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Woods eyes 15th major title at sun-kissed Muirfield

Tiger Woods of the U.S. flips the ball up with his putter on the 11th green during a practice round ahead of the British Open golf champions
Tiger Woods of the U.S. flips the ball up with his putter on the 11th green during a practice round ahead of the British Open golf champions

By Ed Osmond

GULLANE, Scotland (Reuters) - Tiger Woods will start the 142nd British Open at Muirfield on Thursday as favorite to win his 15th major title but the odds on the world number one are in double figures for the first time in 13 years.

Defending champion Ernie Els is 25-1 to retain the title at a course where he lifted the Claret Jug 11 years ago and U.S. Open winner Justin Rose is 20-1 to become the first English winner of the tournament since Nick Faldo in 1992.

Woods, who has not won a major for five years, is excited by the challenge of playing the course in fine weather conditions, a sharp contrast to 2002 when his hopes at Muirfield were scuppered by a third-round 81 in driving wind and rain.

"I'm looking forward to it," the American told a news conference. "What a fantastic championship on one of the best venues.

"It's playing really fast out there. The golf course has got a little bit of speed to it and I'm sure it will get really quick by the weekend so the golf course is set up perfectly."

Woods said he was feeling very good about his form.

"I've had a pretty good year so far, won four times even though I haven't won a major," he added.

"It's just a shot here and there. It's making a key up-and-down here or getting a good bounce here, capitalizing on an opportunity here and there. That's what you have to do to win major championships."

Els, 43, rolled back the years at Lytham 12 months ago, taking advantage of Adam Scott's meltdown over the closing holes to seal his fourth major championship.

"I just feel this is a great golf course," the South African said. "It reminds me a little bit of Lytham.

"Obviously last week I didn't make the cut at the Scottish Open but I've had some extra time coming into the event and feel quite good about my game. I'm striking it nicely."

American Phil Mickelson, four-times a major champion, won last week's Scottish Open and is 20-1 to win his first British Open, the same odds as Rose and Australian Scott who made up for his Lytham disappointment by winning this year's U.S. Masters.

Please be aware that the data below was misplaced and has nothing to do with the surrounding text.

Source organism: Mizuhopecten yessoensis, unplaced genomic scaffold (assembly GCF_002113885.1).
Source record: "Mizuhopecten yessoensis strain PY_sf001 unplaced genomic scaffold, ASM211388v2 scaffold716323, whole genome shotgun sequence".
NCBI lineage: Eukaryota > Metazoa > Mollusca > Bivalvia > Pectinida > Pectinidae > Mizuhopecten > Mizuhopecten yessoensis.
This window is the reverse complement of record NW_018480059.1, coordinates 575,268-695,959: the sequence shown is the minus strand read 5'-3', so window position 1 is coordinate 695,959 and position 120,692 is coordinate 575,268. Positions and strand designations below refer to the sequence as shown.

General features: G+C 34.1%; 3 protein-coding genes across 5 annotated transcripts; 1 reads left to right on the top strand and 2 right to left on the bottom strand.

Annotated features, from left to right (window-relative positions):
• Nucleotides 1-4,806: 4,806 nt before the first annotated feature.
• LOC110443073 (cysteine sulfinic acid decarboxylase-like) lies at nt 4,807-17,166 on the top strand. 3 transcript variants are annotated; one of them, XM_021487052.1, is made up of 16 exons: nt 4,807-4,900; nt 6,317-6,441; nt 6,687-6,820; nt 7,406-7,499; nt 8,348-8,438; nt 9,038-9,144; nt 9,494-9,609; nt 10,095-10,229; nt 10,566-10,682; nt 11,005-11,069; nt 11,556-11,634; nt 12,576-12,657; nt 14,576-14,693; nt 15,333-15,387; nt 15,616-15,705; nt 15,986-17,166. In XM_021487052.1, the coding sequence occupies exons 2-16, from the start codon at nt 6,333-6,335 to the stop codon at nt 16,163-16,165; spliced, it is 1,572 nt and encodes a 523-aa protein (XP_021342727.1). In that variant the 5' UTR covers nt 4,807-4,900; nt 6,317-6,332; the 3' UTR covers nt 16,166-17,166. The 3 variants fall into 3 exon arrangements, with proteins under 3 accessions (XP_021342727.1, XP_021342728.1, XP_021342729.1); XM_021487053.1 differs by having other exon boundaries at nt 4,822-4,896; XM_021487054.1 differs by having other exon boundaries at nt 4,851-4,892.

BRITISH CHALLENGE

Rose leads the British challenge as the nation's golfers bid to ride a wave of sporting success that has also brought a rare rugby series win for the British & Irish Lions, Andy Murray's stunning Wimbledon triumph and a nerve-jangling victory for England in a dramatic first Ashes test.

"Rose is a strong contender," said Faldo who is making a rare appearance in the Open this year.

"It's all been a process. It didn't happen overnight, this has been a concerted plan for the last four years. Rose's game has slowly been climbing. He might be strong enough to come out and carry on."

Former world number ones Luke Donald and Lee Westwood will also be flying the British flag as they bid to end their long waits for a first major crown.

Twice major winner Rory McIlroy is alongside Westwood as a 25-1 shot to win the Open.

The Northern Irishman, however, has struggled since switching clubs at the start of the year and bookmaker Ladbrokes is also offering odds of 4-1 on him missing the cut.

The sun is expected to shine throughout the four-day tournament and, if it does, Woods will be a happy man as he wrestles with the unique challenges of links golf.

"I fell in love with links golf when I came here 17 years ago," he said. "Because we play generally everywhere around the world an airborne game where you have to hit the ball straight up in the air and make it stop.

"Here it's different," added Woods who won his third and last British Open title at Hoylake seven years ago.

"A draw will go one distance, a fade will go another, and they're so dramatic. I just absolutely love it."

(Editing by Tony Jimenez)

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